The paper describes a history of metal spraying in Japan before the Second World War.
In 1916, M.U.Schoop was granted a basic patent for the metal spraying in Japan.
In 1921, K.Ezawa had begun the commercialising of the metal spraying in Japan. In 1923, T.Ezawa had been granted a patent for the metal spraying used electric arc gun. In Japan, this process was used since.
In spite of these successes, in 1921-1935, the metal spraying was not used extensively and a remarkable technical progress did not take place in Japan. Little attention was directed to improving the quality of the spray coated film at this stage.
In the latter half of the period 1921-1945, the use of the metal spraying extended in Japan. This process made a progress with regards to both the applications in practice and the researches in laboratory. Nevertheless, the metal spraying was looked upon with some scepticism in those early days because the adhesive strength of the spray coated film to a substrate was quite small.
In Japan, a real advance in the use of the metal spraying take place after the Second World War.
Recently some considerations on batteries of Shozan Sakuma (1811-1864) have been given by several scholors, but there is still posibility of further study on this subject. The aim of this paper is to investigate the following matters :
Firstly, we clarify what kind of battery was one described in Sakuma's letter, and secondly we investigate what Dutch literature Sakuma made his existing battery based on.
Finally, we survey Japanese books published before 1858 in which batteries were described and make a comparative study of Sakuma's battery, in order to know how batteries had been spread in Japan at that time
Einstein introduced the spontaneous process of "outgoing" radiation in 1916, corresponding to the radiation emitted from an oscillating Planck resonator. In 191& Bohr suggested that the probability coefficient of spontaneous emission could be determined by the amplitude of the multiply periodic system. The correspondence principle, however, enabled one to indicate only an asymptotic relation(13)(in the text) in the limit of high quantum numbers, and was powerless to fix the unique form of the amplitude valid for all quantum numbers. Kramers gave up determining the amplitude in terms of the multiply periodic system, and regarded Eq.(26)as quantum-theoretically valid relation. Then he reversed Eq.(26)and took the relation(27)as the definition of the characteristic amplitudes of the virtual oscillators. Eventually, Kramers' dispersion formula was the first fruitful attempt to embody Einstein's probability coefficient of the spontaneous emission in the form of the "strength"（f=A･γ) of the virtual oscillator.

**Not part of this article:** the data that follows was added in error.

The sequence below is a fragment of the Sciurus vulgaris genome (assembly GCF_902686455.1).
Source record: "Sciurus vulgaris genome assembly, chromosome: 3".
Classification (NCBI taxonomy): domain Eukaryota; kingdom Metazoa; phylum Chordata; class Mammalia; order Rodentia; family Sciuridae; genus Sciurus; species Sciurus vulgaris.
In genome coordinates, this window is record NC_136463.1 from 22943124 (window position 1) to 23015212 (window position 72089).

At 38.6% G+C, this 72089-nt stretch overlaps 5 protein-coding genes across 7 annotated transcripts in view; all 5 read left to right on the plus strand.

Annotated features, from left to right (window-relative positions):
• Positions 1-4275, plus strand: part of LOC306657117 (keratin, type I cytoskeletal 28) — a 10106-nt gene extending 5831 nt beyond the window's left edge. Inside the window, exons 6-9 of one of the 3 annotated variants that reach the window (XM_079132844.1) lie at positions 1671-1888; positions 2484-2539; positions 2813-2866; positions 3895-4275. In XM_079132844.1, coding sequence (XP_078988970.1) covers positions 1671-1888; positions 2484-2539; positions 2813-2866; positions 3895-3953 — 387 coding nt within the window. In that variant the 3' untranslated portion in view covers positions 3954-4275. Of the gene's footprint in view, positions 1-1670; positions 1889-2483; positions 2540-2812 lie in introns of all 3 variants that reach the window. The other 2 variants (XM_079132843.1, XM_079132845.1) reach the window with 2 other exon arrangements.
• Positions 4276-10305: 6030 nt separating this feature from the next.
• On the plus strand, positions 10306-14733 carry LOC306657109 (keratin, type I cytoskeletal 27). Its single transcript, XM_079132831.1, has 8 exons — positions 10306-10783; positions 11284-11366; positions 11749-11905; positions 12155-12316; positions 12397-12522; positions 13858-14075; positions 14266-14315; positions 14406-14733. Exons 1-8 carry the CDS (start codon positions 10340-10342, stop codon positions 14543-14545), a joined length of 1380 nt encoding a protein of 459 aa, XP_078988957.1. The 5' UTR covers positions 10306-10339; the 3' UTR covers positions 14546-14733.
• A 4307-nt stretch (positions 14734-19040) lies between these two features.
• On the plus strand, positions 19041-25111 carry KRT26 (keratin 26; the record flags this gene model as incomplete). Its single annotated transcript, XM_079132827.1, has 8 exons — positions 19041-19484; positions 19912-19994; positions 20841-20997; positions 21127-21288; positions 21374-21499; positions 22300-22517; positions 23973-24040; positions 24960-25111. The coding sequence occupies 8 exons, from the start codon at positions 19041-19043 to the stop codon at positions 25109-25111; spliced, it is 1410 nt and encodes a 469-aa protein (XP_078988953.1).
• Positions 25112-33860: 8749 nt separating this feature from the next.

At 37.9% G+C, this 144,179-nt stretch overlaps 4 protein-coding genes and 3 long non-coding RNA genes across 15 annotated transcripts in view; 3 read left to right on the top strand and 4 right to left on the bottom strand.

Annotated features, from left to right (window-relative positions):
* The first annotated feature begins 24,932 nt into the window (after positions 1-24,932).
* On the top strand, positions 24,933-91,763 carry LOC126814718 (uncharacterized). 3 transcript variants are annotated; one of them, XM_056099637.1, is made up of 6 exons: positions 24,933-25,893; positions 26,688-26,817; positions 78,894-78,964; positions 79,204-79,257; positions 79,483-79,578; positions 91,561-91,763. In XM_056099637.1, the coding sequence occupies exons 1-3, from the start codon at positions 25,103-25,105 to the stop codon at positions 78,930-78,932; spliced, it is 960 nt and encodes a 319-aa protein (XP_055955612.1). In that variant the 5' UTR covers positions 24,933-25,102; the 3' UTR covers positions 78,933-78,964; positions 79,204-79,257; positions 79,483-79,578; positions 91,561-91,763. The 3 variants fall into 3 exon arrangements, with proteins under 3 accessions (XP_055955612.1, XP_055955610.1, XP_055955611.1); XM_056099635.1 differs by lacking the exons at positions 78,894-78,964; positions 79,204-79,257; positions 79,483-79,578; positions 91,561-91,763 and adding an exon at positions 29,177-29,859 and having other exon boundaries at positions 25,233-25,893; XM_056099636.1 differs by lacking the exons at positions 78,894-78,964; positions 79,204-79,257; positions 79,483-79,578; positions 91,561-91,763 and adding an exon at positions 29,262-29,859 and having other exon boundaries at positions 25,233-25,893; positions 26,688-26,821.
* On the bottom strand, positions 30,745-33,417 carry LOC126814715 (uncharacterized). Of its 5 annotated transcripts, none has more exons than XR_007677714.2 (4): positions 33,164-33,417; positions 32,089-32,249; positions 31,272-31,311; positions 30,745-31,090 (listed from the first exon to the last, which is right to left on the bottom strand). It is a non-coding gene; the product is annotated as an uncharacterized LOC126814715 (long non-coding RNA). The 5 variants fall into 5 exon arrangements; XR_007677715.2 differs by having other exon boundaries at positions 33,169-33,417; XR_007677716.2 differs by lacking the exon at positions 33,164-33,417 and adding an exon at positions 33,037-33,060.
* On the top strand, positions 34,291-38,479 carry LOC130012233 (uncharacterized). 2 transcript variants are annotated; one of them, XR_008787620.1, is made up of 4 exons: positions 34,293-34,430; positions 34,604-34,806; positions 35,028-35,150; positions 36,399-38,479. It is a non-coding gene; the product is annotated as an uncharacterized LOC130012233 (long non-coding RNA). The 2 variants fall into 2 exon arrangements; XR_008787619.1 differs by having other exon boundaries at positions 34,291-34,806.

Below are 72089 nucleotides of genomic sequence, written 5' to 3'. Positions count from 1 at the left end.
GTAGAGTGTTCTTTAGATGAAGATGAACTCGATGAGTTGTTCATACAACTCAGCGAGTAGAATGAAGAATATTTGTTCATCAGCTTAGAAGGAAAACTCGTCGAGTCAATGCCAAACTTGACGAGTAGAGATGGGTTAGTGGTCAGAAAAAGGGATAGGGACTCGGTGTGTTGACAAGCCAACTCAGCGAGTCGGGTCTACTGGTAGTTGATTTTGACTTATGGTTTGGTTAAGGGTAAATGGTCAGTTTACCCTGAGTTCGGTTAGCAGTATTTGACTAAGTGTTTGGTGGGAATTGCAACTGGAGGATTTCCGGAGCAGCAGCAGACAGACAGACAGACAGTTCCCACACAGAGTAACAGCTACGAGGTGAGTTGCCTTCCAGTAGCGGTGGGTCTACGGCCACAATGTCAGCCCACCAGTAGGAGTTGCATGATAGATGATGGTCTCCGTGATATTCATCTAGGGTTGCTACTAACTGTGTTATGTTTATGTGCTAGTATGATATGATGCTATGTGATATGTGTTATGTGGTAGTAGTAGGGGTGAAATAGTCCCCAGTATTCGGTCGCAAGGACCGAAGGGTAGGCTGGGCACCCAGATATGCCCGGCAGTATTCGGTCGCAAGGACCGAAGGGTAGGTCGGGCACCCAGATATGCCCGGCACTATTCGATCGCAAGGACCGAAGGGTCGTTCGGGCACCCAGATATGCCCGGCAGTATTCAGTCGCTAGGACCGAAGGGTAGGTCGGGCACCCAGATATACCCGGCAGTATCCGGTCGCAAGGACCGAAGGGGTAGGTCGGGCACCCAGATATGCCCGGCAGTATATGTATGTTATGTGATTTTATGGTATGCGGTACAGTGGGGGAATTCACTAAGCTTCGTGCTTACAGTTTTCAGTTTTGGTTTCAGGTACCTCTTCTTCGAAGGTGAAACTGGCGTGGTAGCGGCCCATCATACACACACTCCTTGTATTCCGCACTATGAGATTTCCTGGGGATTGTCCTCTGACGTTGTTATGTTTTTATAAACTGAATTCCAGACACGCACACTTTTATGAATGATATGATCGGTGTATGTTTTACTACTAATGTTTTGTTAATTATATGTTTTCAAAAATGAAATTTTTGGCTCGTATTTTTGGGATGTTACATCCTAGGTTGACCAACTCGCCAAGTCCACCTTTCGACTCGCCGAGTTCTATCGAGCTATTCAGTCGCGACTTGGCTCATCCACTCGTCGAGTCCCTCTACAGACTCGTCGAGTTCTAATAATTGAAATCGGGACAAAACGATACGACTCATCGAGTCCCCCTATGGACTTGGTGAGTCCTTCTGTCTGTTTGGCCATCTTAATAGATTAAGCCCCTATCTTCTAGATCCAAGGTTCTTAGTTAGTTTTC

In the 1920's, R. Robinson and C.K. Ingold controverted on principles of an electronic theory of organic reactions. They had been investigated how to theorize reactivity of many complicated organic reactions from different points of view―polar (Robinson, alternative polarity) and non polar (Ingold,free affinity).
Gradually they were conscious of necessity of new concepts (electron valence) for showing quantitative reactivity in this controversy on nitration reactions of nitrosobenzene and benzilamine etc. from 1924 to 1926.
The year,1926, was the turningpoint that they indicated new concepts of reactivity of organic reactions―the density of electron around atoms (Robinson) and the electronic strain around atoms(Ingold). So, they could publish the electronic theory of organic reactions in 1930's.
Consequently not only Robinson but also Ingold in this controversy played an important part for forming basic concepts and methods to quantiy their reactivities in the electronic theory of organic reactions.